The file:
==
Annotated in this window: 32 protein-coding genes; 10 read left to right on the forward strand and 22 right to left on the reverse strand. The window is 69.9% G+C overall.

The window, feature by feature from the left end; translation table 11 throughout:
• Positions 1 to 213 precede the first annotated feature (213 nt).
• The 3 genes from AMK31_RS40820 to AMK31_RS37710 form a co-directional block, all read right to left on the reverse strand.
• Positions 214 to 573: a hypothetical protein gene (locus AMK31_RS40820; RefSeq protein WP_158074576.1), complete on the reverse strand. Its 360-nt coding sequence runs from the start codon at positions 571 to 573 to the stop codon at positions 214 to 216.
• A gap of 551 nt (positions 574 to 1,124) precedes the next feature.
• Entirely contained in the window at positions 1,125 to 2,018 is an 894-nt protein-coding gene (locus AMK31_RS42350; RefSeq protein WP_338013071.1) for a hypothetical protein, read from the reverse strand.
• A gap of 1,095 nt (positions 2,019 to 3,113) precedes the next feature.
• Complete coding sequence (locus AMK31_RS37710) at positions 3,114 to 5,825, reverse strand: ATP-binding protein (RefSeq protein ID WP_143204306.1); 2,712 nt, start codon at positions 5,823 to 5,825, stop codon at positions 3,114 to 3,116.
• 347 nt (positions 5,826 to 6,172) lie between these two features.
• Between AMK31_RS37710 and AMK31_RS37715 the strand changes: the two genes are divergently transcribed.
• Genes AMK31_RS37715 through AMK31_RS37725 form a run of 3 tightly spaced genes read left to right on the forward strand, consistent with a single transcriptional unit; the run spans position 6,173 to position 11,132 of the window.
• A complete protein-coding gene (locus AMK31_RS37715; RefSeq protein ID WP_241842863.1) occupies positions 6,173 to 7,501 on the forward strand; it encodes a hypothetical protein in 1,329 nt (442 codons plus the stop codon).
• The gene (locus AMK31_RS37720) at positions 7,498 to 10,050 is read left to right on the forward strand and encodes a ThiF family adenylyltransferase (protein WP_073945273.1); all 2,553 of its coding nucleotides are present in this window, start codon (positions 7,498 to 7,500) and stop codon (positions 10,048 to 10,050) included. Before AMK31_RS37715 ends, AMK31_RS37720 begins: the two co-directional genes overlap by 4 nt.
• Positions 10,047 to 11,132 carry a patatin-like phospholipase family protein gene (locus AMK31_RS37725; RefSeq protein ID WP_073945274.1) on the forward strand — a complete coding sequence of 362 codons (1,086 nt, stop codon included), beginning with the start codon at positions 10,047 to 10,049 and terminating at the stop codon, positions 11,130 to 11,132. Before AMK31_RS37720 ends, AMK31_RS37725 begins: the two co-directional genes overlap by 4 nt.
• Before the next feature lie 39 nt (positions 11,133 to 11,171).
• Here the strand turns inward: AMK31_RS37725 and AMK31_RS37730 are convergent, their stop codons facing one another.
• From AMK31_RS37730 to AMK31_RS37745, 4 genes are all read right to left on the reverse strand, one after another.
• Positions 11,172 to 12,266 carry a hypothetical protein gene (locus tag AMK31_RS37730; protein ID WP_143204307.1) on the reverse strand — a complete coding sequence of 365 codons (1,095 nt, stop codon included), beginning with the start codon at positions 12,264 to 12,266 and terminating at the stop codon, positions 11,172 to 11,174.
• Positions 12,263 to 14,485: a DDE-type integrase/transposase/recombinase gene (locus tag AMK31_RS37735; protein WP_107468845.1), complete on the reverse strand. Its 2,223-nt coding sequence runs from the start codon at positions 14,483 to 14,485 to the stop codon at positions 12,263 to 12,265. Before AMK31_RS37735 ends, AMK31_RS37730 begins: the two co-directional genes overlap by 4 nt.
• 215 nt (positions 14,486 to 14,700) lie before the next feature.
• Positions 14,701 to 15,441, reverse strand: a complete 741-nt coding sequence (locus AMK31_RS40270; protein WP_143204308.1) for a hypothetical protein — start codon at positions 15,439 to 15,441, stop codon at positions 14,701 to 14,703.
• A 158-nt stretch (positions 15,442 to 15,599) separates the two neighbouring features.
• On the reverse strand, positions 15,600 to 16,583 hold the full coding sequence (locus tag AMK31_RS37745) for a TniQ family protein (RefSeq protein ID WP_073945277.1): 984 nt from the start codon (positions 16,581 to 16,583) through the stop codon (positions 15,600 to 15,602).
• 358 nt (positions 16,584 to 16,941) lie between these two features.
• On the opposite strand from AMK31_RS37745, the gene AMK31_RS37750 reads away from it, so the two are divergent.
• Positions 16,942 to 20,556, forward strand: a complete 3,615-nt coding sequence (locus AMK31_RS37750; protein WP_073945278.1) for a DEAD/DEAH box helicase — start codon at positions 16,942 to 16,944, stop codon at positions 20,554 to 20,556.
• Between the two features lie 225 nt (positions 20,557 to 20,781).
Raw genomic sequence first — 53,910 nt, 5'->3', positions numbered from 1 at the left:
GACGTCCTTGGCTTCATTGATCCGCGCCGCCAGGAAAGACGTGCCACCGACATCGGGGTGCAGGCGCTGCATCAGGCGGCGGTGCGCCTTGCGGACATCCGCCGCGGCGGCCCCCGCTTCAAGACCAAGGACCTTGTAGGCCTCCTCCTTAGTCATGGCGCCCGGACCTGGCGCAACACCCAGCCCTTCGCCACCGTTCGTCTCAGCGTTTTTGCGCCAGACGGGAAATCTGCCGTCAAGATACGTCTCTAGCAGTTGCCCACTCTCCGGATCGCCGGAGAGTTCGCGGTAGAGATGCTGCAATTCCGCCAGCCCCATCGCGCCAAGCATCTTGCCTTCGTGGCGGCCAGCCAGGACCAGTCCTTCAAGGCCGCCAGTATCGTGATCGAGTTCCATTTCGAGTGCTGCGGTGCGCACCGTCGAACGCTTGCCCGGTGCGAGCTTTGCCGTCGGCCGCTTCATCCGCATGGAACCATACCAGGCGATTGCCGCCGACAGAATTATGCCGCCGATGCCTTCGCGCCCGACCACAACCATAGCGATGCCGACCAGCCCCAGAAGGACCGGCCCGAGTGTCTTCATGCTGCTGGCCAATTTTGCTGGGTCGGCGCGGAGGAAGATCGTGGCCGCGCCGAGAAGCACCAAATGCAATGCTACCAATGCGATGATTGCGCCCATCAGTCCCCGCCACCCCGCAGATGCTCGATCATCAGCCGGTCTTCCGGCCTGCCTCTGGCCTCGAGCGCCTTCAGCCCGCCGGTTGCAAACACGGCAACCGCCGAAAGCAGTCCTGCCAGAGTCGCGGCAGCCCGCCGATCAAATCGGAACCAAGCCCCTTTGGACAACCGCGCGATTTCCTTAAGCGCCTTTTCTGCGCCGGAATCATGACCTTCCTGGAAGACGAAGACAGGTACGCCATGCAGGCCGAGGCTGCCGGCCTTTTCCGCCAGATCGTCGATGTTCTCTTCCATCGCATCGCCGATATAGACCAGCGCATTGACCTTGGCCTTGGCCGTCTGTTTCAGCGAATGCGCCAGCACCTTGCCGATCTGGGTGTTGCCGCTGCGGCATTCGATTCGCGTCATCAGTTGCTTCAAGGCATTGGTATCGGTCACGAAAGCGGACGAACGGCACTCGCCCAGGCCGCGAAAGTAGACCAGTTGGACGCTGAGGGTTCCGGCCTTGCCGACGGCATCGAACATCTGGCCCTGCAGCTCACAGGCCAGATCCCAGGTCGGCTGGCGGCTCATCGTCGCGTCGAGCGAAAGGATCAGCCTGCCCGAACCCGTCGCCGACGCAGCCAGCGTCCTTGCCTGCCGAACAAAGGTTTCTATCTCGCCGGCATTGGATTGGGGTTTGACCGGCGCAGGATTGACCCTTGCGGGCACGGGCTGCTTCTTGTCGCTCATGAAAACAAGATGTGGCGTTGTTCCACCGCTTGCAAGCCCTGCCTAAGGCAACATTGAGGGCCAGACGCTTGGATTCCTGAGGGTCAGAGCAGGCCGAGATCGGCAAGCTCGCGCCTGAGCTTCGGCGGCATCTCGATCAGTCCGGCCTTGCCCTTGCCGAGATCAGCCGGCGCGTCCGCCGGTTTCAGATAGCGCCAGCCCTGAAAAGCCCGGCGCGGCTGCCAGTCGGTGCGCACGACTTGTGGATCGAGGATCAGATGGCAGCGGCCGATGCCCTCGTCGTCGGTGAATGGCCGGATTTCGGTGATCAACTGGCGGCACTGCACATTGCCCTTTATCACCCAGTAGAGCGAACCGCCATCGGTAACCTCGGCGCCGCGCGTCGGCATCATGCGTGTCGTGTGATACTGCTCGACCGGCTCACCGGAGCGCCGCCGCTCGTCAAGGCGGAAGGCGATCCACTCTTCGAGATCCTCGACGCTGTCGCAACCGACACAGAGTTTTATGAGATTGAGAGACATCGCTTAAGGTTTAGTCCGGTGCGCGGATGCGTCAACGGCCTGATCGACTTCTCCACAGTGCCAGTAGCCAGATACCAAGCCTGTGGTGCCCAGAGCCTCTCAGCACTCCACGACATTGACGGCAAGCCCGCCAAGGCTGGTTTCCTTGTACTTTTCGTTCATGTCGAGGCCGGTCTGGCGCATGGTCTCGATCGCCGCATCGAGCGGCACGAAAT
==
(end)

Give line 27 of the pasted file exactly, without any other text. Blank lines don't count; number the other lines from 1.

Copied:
• Positions 16,942 to 20,556, forward strand: a complete 3,615-nt coding sequence (locus AMK31_RS37750; protein WP_073945278.1) for a DEAD/DEAH box helicase — start codon at positions 16,942 to 16,944, stop codon at positions 20,554 to 20,556.